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Chemotherapy Can Impair Speech, Study Suggests

Studies suggest that high doses of chemotherapy may affect speech.

"Those who had undergone chemotherapy were more than twice as likely to report language difficulties as follows: that 'the words came in the wrong order', that they 'did not say the words they planned to' and that they had 'difficulty finishing sentences,'" says Johanna Skoogh, postgraduate student at the Sahlgrenska Academy, University of Gothenburg in Sweden.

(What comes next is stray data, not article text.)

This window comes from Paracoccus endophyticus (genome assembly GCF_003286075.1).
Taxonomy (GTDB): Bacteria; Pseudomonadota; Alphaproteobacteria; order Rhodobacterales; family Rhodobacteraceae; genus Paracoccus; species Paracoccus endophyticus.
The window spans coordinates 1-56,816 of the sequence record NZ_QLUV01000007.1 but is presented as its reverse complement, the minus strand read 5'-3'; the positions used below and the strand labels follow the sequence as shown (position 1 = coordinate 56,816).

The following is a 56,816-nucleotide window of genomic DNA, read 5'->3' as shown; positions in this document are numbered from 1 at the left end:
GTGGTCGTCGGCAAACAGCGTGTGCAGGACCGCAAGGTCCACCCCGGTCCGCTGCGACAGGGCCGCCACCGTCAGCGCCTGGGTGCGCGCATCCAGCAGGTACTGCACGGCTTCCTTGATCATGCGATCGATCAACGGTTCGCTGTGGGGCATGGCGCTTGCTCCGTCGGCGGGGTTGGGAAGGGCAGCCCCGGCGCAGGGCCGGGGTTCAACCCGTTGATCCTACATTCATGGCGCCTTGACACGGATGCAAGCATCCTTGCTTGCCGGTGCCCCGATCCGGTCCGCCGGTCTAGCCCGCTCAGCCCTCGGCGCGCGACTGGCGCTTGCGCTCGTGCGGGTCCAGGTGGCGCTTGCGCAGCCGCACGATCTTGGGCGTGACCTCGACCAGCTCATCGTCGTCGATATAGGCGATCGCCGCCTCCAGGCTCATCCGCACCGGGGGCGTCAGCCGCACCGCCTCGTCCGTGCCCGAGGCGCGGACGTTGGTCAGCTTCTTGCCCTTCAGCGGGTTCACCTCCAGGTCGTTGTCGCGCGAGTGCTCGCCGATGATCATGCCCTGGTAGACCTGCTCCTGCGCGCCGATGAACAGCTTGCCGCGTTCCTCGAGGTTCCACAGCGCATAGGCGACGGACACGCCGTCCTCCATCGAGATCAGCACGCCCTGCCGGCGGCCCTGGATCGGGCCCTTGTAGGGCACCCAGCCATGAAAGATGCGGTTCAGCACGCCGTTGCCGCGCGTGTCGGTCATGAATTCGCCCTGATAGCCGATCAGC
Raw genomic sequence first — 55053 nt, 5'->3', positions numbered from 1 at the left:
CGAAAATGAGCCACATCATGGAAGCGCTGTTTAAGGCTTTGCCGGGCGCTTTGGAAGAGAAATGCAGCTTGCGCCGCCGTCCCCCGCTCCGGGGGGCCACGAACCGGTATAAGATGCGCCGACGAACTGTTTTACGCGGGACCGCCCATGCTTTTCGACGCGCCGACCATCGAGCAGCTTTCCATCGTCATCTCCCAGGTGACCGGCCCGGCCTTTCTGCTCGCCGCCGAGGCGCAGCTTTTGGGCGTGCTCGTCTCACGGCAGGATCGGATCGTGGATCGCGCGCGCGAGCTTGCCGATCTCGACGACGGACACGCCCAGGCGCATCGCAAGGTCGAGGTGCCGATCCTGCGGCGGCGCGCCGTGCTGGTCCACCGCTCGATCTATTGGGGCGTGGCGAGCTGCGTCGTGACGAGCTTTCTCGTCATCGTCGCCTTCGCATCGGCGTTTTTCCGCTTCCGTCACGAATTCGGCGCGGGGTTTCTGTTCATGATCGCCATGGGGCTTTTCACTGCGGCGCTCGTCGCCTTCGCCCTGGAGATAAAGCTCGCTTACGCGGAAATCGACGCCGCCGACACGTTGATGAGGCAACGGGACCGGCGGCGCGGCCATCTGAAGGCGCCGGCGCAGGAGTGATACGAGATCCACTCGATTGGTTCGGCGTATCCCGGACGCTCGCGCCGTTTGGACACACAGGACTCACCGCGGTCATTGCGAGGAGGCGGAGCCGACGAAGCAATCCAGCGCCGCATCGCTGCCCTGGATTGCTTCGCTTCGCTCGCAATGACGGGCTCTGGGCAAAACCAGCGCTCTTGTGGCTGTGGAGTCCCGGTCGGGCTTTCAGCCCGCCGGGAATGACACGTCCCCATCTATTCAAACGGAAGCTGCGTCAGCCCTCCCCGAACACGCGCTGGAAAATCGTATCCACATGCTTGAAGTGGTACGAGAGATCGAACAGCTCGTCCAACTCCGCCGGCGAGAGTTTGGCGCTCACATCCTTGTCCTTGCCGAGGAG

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Pedagogy's course Current Concepts in Chemotherapy has been designed for nurses administering and/or caring for the patient receiving chemotherapy. Both nurses involved in infusing chemotherapeutic agents and those caring for patients receiving these medications need a working knowledge of the diagnoses for which they are given, side effects of the drugs, appropriate nursing interventions, and the psychological implications of having these diseases and receiving treatment for them. These drugs are double-edged swords. They can both cure cancer and cause cancer. They are associated with more side effects and more serious side effects than most other medications nurses administer. Therefore, education related specifically to chemotherapy is crucial to the safe and effective use of these drugs. The licensed nurse earns 3 contact hours of CE with successful completion of this course.

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